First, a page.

The Bradford pear tree was introduced to North America in the 1960s from China, brought by the U.S. Department of Agriculture. Soon it became the most popular ornamental tree, prized for its glorious blooms in spring and long-lasting colors in the autumn.
But its strong odor has become a problem for many and the tree creates a mess when the blooms fall. The trees choke out other plants and cost countless hours and resources to clear them from native woodlands.
North Carolina State University has teamed up with the NC Forest Service, NC Urban Forest Council, and NC Wildlife Federation to launch the “Bradford Pear Bounty” program, through which property owners have the opportunity to exchange up to five Bradford pear trees for an equal number of free, native, young replacement trees. The initiative is set to start with an April 23 event in Greensboro and could expand to more locations in the fall. Kelly Oten, a forestry professor at the university said:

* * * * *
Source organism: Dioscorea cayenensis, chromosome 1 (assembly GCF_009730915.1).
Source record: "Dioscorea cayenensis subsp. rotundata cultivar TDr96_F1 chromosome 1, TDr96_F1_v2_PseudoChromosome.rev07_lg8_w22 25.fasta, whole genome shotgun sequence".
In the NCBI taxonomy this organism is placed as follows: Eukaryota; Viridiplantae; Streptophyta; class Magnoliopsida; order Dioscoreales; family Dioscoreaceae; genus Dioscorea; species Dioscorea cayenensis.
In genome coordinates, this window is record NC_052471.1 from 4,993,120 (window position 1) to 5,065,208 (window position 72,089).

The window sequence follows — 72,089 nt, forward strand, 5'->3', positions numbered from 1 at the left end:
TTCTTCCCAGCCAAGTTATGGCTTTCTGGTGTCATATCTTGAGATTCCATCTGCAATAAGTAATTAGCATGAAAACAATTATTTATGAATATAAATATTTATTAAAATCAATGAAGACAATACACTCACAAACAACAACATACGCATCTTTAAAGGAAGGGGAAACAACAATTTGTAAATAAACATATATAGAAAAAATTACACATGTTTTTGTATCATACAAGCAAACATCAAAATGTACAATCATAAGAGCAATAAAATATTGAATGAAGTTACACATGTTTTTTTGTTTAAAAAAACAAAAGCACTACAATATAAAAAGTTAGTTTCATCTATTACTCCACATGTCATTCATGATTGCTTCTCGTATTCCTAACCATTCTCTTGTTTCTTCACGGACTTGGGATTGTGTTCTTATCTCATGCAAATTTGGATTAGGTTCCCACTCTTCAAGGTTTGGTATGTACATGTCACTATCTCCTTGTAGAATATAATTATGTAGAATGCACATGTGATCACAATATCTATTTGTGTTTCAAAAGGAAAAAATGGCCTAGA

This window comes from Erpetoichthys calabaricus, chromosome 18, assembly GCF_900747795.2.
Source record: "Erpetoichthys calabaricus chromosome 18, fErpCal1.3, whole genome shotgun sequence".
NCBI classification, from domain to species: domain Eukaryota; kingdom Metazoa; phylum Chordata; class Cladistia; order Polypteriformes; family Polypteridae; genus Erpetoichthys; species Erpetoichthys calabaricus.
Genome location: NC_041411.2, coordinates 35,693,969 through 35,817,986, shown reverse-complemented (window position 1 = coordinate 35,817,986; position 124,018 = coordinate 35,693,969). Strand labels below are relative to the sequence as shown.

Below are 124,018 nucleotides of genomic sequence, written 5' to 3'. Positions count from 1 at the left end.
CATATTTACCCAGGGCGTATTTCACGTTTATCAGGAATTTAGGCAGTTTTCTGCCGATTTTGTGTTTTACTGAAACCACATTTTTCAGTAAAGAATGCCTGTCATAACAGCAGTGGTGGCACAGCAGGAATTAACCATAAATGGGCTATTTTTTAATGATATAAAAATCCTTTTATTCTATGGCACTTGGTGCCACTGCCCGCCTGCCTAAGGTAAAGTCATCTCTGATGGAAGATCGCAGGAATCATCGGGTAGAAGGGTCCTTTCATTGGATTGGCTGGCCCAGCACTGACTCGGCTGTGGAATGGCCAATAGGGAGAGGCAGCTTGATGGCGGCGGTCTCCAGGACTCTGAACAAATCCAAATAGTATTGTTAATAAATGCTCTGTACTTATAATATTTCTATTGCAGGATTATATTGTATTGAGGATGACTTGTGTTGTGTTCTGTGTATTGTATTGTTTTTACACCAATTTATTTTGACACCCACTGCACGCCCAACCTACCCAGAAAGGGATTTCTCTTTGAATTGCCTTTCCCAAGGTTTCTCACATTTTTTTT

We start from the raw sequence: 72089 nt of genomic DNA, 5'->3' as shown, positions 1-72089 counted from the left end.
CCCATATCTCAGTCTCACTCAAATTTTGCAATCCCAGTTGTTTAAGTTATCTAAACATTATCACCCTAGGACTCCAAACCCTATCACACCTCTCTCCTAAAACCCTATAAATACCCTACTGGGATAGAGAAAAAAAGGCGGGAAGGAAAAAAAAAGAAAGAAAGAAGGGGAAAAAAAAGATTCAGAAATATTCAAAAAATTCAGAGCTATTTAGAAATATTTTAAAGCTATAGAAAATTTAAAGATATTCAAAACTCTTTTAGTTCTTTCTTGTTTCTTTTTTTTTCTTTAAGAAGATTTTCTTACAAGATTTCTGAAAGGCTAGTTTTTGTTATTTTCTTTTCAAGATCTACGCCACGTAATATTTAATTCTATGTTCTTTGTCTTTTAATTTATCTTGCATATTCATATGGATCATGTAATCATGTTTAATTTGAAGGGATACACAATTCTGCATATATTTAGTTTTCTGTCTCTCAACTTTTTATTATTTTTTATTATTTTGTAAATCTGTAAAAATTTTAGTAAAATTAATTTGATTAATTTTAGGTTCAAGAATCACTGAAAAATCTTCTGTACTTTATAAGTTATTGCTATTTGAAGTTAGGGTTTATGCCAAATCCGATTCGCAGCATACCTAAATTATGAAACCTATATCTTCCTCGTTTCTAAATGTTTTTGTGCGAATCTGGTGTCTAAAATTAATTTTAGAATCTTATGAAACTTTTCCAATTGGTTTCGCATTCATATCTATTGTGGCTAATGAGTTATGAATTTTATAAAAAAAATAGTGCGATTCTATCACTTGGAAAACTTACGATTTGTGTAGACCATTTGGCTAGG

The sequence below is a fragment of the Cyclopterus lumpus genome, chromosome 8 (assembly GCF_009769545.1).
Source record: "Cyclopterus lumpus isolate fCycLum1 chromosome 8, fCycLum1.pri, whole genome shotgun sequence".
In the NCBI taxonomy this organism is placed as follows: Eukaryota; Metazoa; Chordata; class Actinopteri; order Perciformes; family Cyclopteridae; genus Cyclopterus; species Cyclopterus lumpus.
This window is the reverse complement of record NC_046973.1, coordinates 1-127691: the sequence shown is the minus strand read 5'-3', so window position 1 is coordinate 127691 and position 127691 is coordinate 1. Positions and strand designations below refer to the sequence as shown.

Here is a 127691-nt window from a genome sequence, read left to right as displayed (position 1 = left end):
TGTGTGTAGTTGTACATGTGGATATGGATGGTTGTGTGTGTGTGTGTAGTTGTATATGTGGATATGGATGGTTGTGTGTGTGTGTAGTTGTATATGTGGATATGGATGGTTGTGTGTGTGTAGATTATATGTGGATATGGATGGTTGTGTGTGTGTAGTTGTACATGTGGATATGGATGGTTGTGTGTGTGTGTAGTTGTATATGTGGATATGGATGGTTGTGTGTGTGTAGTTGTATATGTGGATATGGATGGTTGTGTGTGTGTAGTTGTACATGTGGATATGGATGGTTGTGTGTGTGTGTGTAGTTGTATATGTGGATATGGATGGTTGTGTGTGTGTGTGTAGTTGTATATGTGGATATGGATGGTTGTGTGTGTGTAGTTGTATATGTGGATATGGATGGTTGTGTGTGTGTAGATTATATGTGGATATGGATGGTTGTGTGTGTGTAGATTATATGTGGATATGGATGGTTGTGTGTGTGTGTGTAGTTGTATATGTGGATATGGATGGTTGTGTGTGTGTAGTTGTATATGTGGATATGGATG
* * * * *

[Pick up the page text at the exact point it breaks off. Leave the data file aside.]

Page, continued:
We probably won’t eradicate Bradford pear from North Carolina. But we do want to increase awareness about how this tree is harming the environment, reduce how many people plant them, and encourage people to replace their own trees with something else.
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